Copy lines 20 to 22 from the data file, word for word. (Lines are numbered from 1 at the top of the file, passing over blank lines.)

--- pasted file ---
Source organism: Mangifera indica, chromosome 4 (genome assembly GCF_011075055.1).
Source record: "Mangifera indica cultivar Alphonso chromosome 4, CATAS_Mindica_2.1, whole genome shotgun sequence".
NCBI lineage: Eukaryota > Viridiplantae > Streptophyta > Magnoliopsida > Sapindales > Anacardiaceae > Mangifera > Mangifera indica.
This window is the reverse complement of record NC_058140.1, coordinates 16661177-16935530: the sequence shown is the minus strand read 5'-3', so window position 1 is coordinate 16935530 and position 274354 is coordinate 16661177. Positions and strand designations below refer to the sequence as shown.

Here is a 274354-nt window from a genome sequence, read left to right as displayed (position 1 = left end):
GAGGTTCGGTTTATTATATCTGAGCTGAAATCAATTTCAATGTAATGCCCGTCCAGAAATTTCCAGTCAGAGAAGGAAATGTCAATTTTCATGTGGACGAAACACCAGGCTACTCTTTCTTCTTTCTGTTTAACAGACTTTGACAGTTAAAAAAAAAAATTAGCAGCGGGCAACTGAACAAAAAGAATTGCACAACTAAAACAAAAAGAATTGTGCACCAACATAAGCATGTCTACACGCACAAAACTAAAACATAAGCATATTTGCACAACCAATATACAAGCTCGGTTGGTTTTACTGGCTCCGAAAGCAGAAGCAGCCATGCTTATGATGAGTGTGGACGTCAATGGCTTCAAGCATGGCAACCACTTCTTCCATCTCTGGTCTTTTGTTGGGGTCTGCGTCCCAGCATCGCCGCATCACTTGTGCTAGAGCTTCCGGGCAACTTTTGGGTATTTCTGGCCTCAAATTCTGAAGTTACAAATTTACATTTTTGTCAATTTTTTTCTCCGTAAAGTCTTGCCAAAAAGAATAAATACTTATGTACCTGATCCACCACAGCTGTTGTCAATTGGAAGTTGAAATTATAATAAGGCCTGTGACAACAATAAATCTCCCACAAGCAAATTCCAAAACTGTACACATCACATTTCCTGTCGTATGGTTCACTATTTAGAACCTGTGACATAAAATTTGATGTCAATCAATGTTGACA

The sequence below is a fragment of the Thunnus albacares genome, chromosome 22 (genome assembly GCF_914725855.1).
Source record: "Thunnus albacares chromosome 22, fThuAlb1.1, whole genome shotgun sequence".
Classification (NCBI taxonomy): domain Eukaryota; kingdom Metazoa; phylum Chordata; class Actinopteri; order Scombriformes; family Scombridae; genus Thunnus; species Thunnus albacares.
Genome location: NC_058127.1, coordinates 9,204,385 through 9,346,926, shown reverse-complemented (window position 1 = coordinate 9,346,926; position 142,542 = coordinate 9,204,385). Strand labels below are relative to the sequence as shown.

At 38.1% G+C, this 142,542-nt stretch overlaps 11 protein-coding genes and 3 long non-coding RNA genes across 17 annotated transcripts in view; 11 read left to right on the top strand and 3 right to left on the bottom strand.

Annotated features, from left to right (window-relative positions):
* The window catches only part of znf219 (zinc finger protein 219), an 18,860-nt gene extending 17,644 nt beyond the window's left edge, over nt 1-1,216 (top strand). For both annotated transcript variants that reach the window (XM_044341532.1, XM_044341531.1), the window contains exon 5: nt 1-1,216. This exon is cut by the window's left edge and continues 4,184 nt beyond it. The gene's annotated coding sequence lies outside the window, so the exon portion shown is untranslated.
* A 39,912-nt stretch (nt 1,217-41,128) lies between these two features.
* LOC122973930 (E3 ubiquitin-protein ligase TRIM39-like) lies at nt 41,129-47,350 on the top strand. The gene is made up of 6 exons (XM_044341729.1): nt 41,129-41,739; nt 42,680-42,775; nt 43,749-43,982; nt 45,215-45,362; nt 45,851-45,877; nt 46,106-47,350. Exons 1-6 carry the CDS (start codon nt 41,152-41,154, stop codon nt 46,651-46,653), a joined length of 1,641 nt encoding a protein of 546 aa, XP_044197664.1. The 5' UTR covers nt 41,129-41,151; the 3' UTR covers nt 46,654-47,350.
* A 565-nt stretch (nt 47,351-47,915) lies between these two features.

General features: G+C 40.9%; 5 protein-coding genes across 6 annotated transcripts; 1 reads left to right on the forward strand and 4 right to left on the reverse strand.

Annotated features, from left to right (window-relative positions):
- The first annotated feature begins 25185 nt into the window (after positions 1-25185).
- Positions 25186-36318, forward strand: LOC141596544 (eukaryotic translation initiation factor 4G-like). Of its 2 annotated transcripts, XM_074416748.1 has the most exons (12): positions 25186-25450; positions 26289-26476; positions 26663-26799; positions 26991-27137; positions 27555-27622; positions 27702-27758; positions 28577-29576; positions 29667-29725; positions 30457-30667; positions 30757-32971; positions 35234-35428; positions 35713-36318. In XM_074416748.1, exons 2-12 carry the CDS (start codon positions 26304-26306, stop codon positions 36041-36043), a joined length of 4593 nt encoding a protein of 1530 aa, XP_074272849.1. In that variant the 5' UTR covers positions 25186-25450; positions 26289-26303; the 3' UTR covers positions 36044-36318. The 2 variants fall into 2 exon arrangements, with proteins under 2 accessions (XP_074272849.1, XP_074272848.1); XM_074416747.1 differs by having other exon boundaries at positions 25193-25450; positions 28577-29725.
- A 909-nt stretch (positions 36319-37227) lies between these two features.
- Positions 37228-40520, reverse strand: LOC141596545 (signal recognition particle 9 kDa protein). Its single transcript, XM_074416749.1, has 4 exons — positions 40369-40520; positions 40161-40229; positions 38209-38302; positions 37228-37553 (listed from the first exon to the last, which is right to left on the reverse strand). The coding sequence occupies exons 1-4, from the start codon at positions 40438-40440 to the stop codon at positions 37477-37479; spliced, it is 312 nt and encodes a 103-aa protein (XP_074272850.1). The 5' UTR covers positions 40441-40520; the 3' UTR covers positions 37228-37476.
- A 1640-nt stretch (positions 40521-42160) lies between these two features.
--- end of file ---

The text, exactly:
- Positions 25186-36318, forward strand: LOC141596544 (eukaryotic translation initiation factor 4G-like). Of its 2 annotated transcripts, XM_074416748.1 has the most exons (12): positions 25186-25450; positions 26289-26476; positions 26663-26799; positions 26991-27137; positions 27555-27622; positions 27702-27758; positions 28577-29576; positions 29667-29725; positions 30457-30667; positions 30757-32971; positions 35234-35428; positions 35713-36318. In XM_074416748.1, exons 2-12 carry the CDS (start codon positions 26304-26306, stop codon positions 36041-36043), a joined length of 4593 nt encoding a protein of 1530 aa, XP_074272849.1. In that variant the 5' UTR covers positions 25186-25450; positions 26289-26303; the 3' UTR covers positions 36044-36318. The 2 variants fall into 2 exon arrangements, with proteins under 2 accessions (XP_074272849.1, XP_074272848.1); XM_074416747.1 differs by having other exon boundaries at positions 25193-25450; positions 28577-29725.
- A 909-nt stretch (positions 36319-37227) lies between these two features.
- Positions 37228-40520, reverse strand: LOC141596545 (signal recognition particle 9 kDa protein). Its single transcript, XM_074416749.1, has 4 exons — positions 40369-40520; positions 40161-40229; positions 38209-38302; positions 37228-37553 (listed from the first exon to the last, which is right to left on the reverse strand). The coding sequence occupies exons 1-4, from the start codon at positions 40438-40440 to the stop codon at positions 37477-37479; spliced, it is 312 nt and encodes a 103-aa protein (XP_074272850.1). The 5' UTR covers positions 40441-40520; the 3' UTR covers positions 37228-37476.